Microsoft is showing no sign of quitting its Surface Andromeda patent-a-thon, from big technological solutions to pouring over all sorts of finer details. The very idea of a dual-screen computer creates a range of usability issues that we take for granted with today's single-slate tablets and phones, and clearly Microsoft is ensuring that it is really thinking through all the finer points of how a dual-screen tablet could work.

This latest patent describes issues that come with dual-purpose volume mixing, where you can have separate apps and features present across two displays.

When viewing content on the screens in these varying positions, users may encounter challenges adjusting the audio volumes of different applications executed on each of the screens, or different audio-enabled graphical user elements displayed on each of the screens.

If this patent bears fruit, it seems as though Microsoft is looking to enlist dual cameras on Andromeda to detect distance and gaze for the tablet's users. Some of the scenarios described include automatically increasing the volume when you're further away from the device while playing a game, and also swapping the balance from one display to the other based on which one you're looking at.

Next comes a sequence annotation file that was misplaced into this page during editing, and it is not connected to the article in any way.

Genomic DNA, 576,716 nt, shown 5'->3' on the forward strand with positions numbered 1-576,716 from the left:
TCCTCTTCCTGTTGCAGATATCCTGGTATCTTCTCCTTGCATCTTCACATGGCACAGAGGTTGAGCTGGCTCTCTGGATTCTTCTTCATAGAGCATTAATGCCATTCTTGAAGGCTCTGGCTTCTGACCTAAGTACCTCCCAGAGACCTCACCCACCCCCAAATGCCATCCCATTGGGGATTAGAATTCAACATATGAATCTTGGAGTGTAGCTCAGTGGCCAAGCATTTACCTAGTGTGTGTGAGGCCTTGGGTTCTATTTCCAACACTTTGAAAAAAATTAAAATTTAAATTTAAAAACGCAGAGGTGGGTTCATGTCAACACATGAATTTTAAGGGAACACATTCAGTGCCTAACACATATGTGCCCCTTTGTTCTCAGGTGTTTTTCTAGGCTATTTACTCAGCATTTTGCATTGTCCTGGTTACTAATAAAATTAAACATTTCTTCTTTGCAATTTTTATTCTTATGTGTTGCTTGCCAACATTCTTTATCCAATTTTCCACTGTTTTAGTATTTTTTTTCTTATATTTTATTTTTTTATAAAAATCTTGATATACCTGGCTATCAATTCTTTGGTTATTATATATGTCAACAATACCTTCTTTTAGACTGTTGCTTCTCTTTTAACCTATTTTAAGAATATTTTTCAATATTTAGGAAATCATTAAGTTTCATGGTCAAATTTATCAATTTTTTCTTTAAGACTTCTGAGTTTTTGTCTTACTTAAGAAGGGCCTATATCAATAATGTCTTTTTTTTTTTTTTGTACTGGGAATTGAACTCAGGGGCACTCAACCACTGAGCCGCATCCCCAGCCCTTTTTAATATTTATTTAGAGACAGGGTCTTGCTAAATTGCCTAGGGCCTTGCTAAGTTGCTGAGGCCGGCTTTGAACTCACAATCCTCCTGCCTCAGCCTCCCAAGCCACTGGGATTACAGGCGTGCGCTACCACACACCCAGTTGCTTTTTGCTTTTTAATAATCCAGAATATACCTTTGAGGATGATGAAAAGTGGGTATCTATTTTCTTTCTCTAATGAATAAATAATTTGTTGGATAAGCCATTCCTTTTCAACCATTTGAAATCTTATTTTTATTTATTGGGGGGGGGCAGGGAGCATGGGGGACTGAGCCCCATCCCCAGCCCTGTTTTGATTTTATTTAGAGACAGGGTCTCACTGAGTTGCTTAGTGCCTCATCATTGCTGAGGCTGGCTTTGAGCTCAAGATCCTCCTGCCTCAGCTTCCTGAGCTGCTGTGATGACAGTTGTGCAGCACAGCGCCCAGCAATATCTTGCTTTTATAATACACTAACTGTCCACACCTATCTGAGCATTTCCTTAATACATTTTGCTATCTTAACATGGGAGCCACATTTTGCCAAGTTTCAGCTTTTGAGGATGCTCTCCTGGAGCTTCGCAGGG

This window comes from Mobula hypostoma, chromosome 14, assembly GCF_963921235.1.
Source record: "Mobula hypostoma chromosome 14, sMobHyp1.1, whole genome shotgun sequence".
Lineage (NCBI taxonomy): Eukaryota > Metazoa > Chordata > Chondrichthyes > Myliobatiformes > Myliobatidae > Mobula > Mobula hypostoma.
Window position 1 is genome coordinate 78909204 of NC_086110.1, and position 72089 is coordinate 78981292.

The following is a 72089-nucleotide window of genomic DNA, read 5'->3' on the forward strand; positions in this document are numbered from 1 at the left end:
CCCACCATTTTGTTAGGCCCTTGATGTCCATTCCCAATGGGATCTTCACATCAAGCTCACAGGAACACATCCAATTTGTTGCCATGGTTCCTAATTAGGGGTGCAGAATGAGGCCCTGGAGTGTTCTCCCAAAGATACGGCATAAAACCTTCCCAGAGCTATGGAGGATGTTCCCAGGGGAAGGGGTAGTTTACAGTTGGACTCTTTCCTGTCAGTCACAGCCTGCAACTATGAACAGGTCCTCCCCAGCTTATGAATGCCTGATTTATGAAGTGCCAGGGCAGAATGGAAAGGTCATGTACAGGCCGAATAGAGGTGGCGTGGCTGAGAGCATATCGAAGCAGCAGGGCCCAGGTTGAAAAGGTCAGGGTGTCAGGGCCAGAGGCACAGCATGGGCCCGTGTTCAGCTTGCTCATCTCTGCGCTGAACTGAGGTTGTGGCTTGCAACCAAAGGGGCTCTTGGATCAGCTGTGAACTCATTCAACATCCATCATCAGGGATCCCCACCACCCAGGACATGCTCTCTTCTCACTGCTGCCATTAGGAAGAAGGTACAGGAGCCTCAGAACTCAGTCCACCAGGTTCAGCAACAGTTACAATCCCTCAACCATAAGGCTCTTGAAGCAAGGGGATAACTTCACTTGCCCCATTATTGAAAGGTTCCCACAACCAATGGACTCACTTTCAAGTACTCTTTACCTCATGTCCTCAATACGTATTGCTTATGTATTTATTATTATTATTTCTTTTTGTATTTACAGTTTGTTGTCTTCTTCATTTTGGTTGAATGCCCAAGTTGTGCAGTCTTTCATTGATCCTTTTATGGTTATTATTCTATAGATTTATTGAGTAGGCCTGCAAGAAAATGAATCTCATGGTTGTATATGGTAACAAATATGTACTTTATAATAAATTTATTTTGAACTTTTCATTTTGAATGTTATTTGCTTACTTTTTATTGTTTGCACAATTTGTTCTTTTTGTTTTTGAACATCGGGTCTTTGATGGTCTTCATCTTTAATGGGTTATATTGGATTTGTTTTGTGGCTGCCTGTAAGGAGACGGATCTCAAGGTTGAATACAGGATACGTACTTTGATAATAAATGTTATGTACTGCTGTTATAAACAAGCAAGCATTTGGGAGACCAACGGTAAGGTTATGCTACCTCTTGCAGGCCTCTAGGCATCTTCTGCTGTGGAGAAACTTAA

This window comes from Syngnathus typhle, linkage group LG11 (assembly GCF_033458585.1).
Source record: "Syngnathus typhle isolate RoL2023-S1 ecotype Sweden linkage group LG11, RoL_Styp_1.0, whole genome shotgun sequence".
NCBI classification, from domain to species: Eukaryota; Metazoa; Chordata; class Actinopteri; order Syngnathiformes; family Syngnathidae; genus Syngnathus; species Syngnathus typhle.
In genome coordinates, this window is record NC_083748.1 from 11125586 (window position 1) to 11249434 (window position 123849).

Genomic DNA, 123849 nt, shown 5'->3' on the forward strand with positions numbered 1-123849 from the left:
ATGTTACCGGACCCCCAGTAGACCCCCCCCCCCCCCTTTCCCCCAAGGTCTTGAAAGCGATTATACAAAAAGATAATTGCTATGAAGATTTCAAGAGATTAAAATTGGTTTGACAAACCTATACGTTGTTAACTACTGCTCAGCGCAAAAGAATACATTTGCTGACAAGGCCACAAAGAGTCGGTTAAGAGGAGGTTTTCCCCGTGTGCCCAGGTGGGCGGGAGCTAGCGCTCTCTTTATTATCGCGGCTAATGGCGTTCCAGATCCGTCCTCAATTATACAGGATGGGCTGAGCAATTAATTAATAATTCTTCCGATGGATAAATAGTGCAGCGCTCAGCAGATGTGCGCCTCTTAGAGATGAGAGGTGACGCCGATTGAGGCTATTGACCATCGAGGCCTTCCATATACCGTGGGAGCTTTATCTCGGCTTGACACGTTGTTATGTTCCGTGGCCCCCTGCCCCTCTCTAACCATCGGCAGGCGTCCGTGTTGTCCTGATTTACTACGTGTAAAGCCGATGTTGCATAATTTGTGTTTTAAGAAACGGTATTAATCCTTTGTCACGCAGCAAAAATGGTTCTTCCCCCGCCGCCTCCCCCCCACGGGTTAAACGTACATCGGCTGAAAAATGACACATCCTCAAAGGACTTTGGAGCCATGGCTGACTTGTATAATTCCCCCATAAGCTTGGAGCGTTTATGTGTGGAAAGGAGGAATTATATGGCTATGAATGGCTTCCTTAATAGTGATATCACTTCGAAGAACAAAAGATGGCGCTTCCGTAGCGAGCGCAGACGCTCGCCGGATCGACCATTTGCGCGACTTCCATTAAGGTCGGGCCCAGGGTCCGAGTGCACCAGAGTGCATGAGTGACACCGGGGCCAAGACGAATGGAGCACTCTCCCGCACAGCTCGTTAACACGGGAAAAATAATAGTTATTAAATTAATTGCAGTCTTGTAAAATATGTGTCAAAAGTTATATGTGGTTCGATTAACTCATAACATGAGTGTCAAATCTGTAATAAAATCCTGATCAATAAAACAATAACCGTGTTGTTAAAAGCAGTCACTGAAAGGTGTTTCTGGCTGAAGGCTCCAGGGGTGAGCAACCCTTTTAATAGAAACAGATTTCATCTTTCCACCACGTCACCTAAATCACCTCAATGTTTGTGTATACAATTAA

Additionally, the patent covers other events for configuring audio, including hinge positions, and it can also trigger a mute if no face is detected. The patent also notes that regular on-screen GUI volume controls will also be present. The patent also covers scenarios for sending sound to left and right headphones connected either wirelessly or via a headphone jack, allowing users to play audio from each individual app in separate ears, or mixed in stereo.

On a related note, Microsoft also patented methods for Andromeda to have haptic-based power and volume buttons, doing away with the machine buttons most phones and tablets still have in 2018. The patent talks about implementing haptic feedback on the sides and back of the device, allowing users to "feel" virtual volume and power buttons with haptic feedback either via vibrations, pulses, or textures that remain flush with the device.

We still have no real idea whether Andromeda will ever hit store shelves, but it's nice to dream. At the very least, the Surface labs are churning away on exploring all sorts of features that could make their way into all sorts of Surface devices, even if Andromeda never sees the light of day. Here's hoping, either way.